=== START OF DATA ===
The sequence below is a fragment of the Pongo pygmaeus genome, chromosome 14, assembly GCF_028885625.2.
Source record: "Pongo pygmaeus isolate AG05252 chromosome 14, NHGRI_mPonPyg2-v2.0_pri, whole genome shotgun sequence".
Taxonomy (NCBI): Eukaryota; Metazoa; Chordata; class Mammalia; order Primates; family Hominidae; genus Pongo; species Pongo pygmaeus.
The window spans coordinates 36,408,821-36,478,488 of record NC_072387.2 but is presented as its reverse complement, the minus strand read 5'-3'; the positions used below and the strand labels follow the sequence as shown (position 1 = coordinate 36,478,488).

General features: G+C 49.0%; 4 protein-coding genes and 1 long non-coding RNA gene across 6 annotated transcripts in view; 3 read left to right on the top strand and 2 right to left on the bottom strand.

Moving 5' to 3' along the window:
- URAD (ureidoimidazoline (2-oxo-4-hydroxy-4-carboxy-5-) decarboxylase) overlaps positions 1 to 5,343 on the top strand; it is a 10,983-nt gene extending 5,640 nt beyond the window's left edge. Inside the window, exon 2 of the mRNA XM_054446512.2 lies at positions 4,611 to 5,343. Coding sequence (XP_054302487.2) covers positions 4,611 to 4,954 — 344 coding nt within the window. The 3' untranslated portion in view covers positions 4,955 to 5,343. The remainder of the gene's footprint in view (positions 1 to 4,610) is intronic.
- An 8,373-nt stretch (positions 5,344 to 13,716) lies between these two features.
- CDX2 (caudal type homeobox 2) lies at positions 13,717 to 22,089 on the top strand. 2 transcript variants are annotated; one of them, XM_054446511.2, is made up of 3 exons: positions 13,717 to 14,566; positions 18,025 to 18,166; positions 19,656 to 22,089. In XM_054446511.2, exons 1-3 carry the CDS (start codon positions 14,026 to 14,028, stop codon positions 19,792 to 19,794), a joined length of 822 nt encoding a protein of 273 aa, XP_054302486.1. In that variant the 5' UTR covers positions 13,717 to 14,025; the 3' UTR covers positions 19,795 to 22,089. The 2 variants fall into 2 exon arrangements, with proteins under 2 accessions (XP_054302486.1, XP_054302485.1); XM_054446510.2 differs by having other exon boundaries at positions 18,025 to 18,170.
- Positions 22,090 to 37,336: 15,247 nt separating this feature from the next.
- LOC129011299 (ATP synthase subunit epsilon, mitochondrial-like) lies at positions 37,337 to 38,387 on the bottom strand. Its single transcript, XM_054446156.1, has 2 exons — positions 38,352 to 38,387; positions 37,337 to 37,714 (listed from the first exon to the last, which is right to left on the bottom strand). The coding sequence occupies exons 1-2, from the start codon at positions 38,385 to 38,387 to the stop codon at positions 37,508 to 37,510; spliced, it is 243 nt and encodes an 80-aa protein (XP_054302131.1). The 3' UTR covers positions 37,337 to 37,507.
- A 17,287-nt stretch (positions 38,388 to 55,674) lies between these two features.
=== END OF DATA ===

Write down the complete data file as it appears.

The sequence below is a fragment of the Pongo pygmaeus genome, chromosome 14, assembly GCF_028885625.2.
Source record: "Pongo pygmaeus isolate AG05252 chromosome 14, NHGRI_mPonPyg2-v2.0_pri, whole genome shotgun sequence".
Taxonomy (NCBI): Eukaryota; Metazoa; Chordata; class Mammalia; order Primates; family Hominidae; genus Pongo; species Pongo pygmaeus.
The window spans coordinates 36,408,821-36,478,488 of record NC_072387.2 but is presented as its reverse complement, the minus strand read 5'-3'; the positions used below and the strand labels follow the sequence as shown (position 1 = coordinate 36,478,488).

General features: G+C 49.0%; 4 protein-coding genes and 1 long non-coding RNA gene across 6 annotated transcripts in view; 3 read left to right on the top strand and 2 right to left on the bottom strand.

Moving 5' to 3' along the window:
- URAD (ureidoimidazoline (2-oxo-4-hydroxy-4-carboxy-5-) decarboxylase) overlaps positions 1 to 5,343 on the top strand; it is a 10,983-nt gene extending 5,640 nt beyond the window's left edge. Inside the window, exon 2 of the mRNA XM_054446512.2 lies at positions 4,611 to 5,343. Coding sequence (XP_054302487.2) covers positions 4,611 to 4,954 — 344 coding nt within the window. The 3' untranslated portion in view covers positions 4,955 to 5,343. The remainder of the gene's footprint in view (positions 1 to 4,610) is intronic.
- An 8,373-nt stretch (positions 5,344 to 13,716) lies between these two features.
- CDX2 (caudal type homeobox 2) lies at positions 13,717 to 22,089 on the top strand. 2 transcript variants are annotated; one of them, XM_054446511.2, is made up of 3 exons: positions 13,717 to 14,566; positions 18,025 to 18,166; positions 19,656 to 22,089. In XM_054446511.2, exons 1-3 carry the CDS (start codon positions 14,026 to 14,028, stop codon positions 19,792 to 19,794), a joined length of 822 nt encoding a protein of 273 aa, XP_054302486.1. In that variant the 5' UTR covers positions 13,717 to 14,025; the 3' UTR covers positions 19,795 to 22,089. The 2 variants fall into 2 exon arrangements, with proteins under 2 accessions (XP_054302486.1, XP_054302485.1); XM_054446510.2 differs by having other exon boundaries at positions 18,025 to 18,170.
- Positions 22,090 to 37,336: 15,247 nt separating this feature from the next.
- LOC129011299 (ATP synthase subunit epsilon, mitochondrial-like) lies at positions 37,337 to 38,387 on the bottom strand. Its single transcript, XM_054446156.1, has 2 exons — positions 38,352 to 38,387; positions 37,337 to 37,714 (listed from the first exon to the last, which is right to left on the bottom strand). The coding sequence occupies exons 1-2, from the start codon at positions 38,385 to 38,387 to the stop codon at positions 37,508 to 37,510; spliced, it is 243 nt and encodes an 80-aa protein (XP_054302131.1). The 3' UTR covers positions 37,337 to 37,507.
- A 17,287-nt stretch (positions 38,388 to 55,674) lies between these two features.